Tidsskrift: Aquaculture, vol. 464, p. 268–278, 2016
Open Access: none
We have developed a mathematical modelwhich estimates the growth performance of Atlantic salmon in aquaculture
production units. The model consists of sub-models estimating the behaviour and energetics of the fish,
the distribution of feed pellets, and the abiotic conditions in the water column. A field experiment where three
full-scale cages stocked with 120,000 salmon each (initial mean weight 72.1 ± SD 2.8 g) were monitored over
six months was used to validate the model. The model was set up to simulate fish growth for all the three
cages using the feeding regimes and observed environmental data as input, and simulation results were compared
with the experimental data. Experimental fish achieved end weights of 878, 849 and 739 g in the three
cages respectively. However, the fish contracted Pancreas Disease (PD) midway through the experiment, a factor
which is expected to impair growth and increase mortality rate. The model was found able to predict growth
rates for the initial period when the fish appeared to be healthy. Since the effects of PD on fish performance
are not modelled, growth rates were overestimated during the most severe disease period.
Thiswork illustrates how models can be powerful tools for predicting the performance of salmon in commercial
production, and also imply their potential for predicting differences between commercial scale and smaller experimental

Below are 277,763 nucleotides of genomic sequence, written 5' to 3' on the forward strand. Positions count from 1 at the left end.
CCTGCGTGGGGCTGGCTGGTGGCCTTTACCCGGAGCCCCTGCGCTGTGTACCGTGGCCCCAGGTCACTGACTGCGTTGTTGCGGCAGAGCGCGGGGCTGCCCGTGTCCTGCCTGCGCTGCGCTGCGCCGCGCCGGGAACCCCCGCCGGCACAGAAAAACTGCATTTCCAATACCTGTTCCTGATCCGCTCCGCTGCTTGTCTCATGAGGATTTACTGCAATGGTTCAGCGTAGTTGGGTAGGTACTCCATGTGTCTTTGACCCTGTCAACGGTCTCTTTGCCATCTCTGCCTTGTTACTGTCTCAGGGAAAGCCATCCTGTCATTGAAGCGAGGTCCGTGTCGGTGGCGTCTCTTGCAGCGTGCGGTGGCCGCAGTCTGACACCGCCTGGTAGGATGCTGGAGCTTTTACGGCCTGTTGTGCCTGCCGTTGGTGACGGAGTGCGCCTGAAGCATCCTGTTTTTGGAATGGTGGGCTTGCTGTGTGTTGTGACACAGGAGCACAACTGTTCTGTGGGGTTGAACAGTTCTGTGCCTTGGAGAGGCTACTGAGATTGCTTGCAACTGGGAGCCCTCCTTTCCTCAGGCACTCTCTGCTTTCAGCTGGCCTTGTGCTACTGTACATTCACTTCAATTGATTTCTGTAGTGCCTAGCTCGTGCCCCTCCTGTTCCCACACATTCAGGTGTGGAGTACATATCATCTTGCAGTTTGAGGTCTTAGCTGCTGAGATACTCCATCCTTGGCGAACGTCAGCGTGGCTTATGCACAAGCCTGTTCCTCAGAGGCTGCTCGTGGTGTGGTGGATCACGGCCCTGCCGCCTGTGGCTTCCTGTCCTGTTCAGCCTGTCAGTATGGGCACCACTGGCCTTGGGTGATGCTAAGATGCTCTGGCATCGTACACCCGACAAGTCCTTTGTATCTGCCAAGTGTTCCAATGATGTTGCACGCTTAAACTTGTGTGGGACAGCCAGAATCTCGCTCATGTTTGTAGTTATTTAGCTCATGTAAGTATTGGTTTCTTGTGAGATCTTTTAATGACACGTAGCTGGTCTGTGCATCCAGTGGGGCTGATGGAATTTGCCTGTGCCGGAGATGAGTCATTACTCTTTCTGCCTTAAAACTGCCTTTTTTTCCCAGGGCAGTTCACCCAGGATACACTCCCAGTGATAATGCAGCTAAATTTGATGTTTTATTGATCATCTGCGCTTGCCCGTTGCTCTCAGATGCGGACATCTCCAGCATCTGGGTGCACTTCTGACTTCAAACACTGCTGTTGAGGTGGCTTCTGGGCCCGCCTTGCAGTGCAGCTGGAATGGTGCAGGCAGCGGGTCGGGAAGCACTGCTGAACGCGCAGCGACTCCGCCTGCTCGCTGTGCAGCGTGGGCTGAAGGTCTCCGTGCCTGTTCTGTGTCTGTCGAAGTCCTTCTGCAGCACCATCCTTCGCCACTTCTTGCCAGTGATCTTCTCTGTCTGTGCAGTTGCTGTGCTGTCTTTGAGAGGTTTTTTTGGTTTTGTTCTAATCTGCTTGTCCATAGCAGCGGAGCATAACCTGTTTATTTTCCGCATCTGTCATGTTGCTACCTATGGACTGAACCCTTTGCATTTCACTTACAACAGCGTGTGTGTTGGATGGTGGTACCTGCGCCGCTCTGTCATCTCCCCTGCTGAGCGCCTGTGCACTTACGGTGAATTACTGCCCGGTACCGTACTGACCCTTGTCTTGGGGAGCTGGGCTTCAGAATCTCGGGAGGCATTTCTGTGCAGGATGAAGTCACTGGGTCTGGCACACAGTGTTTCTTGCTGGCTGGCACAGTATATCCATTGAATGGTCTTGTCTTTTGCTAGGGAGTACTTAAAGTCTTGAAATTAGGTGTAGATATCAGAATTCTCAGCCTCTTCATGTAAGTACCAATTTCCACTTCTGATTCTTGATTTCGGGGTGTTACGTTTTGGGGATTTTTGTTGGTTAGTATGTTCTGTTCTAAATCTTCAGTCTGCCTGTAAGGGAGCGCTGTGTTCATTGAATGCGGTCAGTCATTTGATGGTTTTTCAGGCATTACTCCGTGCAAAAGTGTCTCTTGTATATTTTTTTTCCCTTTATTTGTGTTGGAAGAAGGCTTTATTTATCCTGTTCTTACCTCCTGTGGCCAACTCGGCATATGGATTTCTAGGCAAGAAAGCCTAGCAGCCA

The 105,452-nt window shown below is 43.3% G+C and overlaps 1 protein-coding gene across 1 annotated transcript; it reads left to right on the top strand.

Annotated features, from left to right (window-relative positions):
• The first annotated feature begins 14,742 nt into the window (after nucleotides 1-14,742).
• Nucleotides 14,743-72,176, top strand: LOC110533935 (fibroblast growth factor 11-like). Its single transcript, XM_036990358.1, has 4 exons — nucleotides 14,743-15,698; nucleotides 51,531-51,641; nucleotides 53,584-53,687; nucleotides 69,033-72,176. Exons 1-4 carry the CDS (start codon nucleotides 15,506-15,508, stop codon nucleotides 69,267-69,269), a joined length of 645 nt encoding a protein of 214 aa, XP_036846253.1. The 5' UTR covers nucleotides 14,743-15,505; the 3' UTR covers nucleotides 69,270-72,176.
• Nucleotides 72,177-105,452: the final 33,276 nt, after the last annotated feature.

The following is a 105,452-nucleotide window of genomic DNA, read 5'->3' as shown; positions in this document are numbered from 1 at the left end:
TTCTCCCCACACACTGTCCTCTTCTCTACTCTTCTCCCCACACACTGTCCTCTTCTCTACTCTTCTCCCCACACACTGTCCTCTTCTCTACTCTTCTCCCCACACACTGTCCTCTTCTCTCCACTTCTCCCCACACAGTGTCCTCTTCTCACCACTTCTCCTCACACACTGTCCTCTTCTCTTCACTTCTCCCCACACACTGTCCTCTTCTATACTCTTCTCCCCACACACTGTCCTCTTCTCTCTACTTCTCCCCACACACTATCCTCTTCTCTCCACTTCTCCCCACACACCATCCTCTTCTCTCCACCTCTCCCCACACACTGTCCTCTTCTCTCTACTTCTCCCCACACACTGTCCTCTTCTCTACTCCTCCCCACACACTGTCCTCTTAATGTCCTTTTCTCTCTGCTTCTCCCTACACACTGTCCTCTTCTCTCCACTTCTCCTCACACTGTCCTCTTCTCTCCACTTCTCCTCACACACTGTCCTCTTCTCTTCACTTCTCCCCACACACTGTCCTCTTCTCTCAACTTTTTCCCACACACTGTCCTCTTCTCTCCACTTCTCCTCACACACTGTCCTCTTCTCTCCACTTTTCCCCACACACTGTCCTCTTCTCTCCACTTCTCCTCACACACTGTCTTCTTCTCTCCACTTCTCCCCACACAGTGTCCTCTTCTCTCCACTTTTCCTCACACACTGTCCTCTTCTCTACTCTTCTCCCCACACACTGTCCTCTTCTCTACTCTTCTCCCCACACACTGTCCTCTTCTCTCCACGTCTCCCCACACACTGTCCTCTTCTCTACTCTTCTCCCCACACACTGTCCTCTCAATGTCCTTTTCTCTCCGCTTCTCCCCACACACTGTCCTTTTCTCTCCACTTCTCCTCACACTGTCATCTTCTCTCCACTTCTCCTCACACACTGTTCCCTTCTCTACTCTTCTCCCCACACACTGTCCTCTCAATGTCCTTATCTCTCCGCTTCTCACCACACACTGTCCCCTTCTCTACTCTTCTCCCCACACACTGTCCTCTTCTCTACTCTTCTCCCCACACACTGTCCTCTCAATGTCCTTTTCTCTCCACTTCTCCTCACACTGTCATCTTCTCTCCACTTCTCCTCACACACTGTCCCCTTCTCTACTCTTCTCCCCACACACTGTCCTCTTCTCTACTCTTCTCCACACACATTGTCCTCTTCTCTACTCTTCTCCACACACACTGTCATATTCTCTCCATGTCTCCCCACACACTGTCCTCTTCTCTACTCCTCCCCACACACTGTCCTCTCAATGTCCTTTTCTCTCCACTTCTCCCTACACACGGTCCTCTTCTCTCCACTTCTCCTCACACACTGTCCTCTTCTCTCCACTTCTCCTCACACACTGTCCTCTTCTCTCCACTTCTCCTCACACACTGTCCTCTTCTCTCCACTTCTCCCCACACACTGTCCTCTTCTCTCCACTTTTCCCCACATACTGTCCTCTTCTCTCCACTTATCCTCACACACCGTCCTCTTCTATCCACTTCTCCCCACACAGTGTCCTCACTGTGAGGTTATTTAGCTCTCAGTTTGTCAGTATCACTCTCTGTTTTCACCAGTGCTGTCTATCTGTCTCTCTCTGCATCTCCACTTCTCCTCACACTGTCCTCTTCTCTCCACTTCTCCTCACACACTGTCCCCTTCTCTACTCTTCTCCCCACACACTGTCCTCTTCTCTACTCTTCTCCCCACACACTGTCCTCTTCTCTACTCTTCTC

scales. Furthermore, such models could be tools for early detection of disease outbreaks, as seen in
the deviations between model and observations caused by the PD outbreak. A model could potentially also
give indications on how the growth performance of the fish will suffer during such outbreaks.
Statement of relevance:We believe that our manuscript is relevant for the aquaculture industry as it examines the
growth performance of salmon in a fish farm in detail at a scale, both in terms of number of fish and in terms of
duration, that is higher than usual for such studies. In addition, the fish contracted a disease (PD) midway
through the experiment, thus resulting in a detailed dataset containing information on how PD affects salmon
growth, which can serve as a foundation to understanding disease effects better.
Furthermore, the manuscript describes an integrated mathematical model that is able to predict fish behaviour,
growth and energetics of salmon in response to commercial production conditions, including a dynamicmodel of
the distribution of feed pellets in the production volume. To our knowledge, there exist no models aspiring to estimate
such a broad spectre of the dynamics in commercial aquaculture production cages. We believe this model
could serve as a future tool to predict the dynamics in commercial aquaculture net pens, and that it could represent
a building block that can be utilised in a future development of knowledge-driven decision-support tools for
the salmon industry.